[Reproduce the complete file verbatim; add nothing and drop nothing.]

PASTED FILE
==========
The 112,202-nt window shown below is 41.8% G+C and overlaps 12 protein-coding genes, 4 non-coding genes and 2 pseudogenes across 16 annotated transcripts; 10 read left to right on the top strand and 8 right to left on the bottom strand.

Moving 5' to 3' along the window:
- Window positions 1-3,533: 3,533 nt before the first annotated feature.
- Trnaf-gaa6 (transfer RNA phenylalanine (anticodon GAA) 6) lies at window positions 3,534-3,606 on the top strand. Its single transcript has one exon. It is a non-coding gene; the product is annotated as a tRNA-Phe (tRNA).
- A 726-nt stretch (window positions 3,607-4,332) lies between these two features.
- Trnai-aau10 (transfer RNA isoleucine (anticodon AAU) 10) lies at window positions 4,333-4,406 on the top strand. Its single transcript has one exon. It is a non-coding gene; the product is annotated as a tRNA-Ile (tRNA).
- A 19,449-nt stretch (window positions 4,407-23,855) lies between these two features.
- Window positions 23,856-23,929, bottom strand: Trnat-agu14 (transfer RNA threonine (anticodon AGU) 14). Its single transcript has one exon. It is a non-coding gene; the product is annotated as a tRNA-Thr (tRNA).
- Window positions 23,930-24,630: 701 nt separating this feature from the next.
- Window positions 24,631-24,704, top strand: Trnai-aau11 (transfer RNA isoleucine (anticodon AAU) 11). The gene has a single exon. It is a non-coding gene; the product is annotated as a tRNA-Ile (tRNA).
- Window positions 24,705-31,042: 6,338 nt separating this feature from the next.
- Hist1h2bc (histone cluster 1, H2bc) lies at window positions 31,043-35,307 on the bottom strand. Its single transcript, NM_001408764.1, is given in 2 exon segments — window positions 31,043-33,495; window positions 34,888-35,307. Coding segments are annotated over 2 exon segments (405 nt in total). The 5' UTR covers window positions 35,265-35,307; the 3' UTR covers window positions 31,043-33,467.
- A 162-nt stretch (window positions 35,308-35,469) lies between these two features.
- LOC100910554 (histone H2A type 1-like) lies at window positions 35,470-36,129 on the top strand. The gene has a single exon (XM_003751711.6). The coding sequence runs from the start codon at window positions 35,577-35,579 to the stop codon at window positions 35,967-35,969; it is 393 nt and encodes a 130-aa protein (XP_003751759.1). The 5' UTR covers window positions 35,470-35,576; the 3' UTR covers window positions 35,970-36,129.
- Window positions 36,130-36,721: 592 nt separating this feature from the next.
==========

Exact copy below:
The 112,202-nt window shown below is 41.8% G+C and overlaps 12 protein-coding genes, 4 non-coding genes and 2 pseudogenes across 16 annotated transcripts; 10 read left to right on the top strand and 8 right to left on the bottom strand.

Moving 5' to 3' along the window:
- Window positions 1-3,533: 3,533 nt before the first annotated feature.
- Trnaf-gaa6 (transfer RNA phenylalanine (anticodon GAA) 6) lies at window positions 3,534-3,606 on the top strand. Its single transcript has one exon. It is a non-coding gene; the product is annotated as a tRNA-Phe (tRNA).
- A 726-nt stretch (window positions 3,607-4,332) lies between these two features.
- Trnai-aau10 (transfer RNA isoleucine (anticodon AAU) 10) lies at window positions 4,333-4,406 on the top strand. Its single transcript has one exon. It is a non-coding gene; the product is annotated as a tRNA-Ile (tRNA).
- A 19,449-nt stretch (window positions 4,407-23,855) lies between these two features.
- Window positions 23,856-23,929, bottom strand: Trnat-agu14 (transfer RNA threonine (anticodon AGU) 14). Its single transcript has one exon. It is a non-coding gene; the product is annotated as a tRNA-Thr (tRNA).
- Window positions 23,930-24,630: 701 nt separating this feature from the next.
- Window positions 24,631-24,704, top strand: Trnai-aau11 (transfer RNA isoleucine (anticodon AAU) 11). The gene has a single exon. It is a non-coding gene; the product is annotated as a tRNA-Ile (tRNA).
- Window positions 24,705-31,042: 6,338 nt separating this feature from the next.
- Hist1h2bc (histone cluster 1, H2bc) lies at window positions 31,043-35,307 on the bottom strand. Its single transcript, NM_001408764.1, is given in 2 exon segments — window positions 31,043-33,495; window positions 34,888-35,307. Coding segments are annotated over 2 exon segments (405 nt in total). The 5' UTR covers window positions 35,265-35,307; the 3' UTR covers window positions 31,043-33,467.
- A 162-nt stretch (window positions 35,308-35,469) lies between these two features.
- LOC100910554 (histone H2A type 1-like) lies at window positions 35,470-36,129 on the top strand. The gene has a single exon (XM_003751711.6). The coding sequence runs from the start codon at window positions 35,577-35,579 to the stop codon at window positions 35,967-35,969; it is 393 nt and encodes a 130-aa protein (XP_003751759.1). The 5' UTR covers window positions 35,470-35,576; the 3' UTR covers window positions 35,970-36,129.
- Window positions 36,130-36,721: 592 nt separating this feature from the next.